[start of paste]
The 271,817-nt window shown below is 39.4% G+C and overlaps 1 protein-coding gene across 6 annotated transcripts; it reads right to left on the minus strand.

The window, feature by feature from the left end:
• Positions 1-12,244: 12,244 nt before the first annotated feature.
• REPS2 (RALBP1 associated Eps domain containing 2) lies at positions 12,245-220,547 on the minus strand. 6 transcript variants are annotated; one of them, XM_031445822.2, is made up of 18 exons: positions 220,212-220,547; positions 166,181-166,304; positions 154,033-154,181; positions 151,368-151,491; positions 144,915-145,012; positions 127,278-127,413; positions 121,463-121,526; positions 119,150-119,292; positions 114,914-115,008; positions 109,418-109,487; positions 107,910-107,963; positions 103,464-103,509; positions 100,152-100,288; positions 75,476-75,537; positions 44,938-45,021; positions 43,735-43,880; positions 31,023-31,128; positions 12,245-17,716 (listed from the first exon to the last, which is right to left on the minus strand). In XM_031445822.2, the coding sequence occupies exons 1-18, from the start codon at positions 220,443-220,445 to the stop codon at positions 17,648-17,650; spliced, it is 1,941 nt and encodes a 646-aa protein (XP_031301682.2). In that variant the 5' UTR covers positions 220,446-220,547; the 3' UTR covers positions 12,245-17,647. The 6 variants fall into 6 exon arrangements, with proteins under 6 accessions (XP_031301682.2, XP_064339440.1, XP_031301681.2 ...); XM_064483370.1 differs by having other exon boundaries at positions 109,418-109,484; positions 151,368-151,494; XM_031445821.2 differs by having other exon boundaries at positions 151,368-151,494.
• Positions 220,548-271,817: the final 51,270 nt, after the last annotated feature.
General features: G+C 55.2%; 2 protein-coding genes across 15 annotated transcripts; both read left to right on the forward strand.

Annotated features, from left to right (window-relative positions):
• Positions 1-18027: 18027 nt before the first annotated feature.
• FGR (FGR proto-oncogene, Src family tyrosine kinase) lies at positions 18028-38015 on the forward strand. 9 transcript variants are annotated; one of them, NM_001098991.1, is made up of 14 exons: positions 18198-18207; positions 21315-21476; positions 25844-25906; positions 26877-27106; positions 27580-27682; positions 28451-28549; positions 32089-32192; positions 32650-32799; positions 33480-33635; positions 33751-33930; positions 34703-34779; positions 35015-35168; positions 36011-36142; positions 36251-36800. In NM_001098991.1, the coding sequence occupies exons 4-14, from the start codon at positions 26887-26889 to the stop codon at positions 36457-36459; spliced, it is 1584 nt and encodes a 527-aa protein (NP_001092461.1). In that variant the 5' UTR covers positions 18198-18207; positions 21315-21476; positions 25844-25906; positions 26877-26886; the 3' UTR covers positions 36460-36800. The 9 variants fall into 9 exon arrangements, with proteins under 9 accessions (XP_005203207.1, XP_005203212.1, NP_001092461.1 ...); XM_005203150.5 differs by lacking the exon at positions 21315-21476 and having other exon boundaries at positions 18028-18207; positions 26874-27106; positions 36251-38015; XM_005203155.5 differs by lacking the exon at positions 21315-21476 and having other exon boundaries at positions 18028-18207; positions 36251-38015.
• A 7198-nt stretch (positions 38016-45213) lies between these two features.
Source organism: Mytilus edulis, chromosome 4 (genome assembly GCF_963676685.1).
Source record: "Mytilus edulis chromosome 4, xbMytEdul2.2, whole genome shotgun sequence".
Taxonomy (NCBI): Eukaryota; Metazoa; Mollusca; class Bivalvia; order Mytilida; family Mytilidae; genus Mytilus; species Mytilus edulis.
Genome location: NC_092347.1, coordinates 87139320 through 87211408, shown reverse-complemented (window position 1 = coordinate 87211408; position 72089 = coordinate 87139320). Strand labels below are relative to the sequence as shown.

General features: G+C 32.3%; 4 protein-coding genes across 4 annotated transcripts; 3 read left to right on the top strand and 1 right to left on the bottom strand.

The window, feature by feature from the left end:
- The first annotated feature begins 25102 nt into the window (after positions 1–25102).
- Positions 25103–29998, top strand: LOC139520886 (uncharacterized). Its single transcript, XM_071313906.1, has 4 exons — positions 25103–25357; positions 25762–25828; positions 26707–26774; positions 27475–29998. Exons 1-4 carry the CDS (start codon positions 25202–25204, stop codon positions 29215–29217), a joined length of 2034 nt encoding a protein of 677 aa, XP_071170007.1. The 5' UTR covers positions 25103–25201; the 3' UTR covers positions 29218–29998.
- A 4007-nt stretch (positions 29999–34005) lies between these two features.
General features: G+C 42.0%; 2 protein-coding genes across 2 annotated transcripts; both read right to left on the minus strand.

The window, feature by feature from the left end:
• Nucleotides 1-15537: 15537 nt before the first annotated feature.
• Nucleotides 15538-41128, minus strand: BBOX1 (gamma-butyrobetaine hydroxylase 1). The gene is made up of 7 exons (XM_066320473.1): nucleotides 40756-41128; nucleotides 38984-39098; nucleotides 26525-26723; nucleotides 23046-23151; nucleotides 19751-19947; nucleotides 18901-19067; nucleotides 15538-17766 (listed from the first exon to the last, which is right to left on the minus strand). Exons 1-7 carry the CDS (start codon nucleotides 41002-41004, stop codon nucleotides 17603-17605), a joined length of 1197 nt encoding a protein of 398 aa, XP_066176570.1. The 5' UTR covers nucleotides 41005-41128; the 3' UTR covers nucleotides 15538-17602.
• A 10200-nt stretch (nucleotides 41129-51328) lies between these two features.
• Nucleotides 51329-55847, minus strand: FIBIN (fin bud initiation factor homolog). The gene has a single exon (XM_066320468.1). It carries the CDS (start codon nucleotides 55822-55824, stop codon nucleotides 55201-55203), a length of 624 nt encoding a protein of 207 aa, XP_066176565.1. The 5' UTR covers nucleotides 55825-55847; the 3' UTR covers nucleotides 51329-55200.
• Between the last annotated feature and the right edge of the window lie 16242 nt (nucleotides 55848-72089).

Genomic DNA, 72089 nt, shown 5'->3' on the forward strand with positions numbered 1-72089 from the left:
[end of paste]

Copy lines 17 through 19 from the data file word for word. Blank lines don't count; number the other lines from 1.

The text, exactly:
- The first annotated feature begins 25102 nt into the window (after positions 1–25102).
- Positions 25103–29998, top strand: LOC139520886 (uncharacterized). Its single transcript, XM_071313906.1, has 4 exons — positions 25103–25357; positions 25762–25828; positions 26707–26774; positions 27475–29998. Exons 1-4 carry the CDS (start codon positions 25202–25204, stop codon positions 29215–29217), a joined length of 2034 nt encoding a protein of 677 aa, XP_071170007.1. The 5' UTR covers positions 25103–25201; the 3' UTR covers positions 29218–29998.
- A 4007-nt stretch (positions 29999–34005) lies between these two features.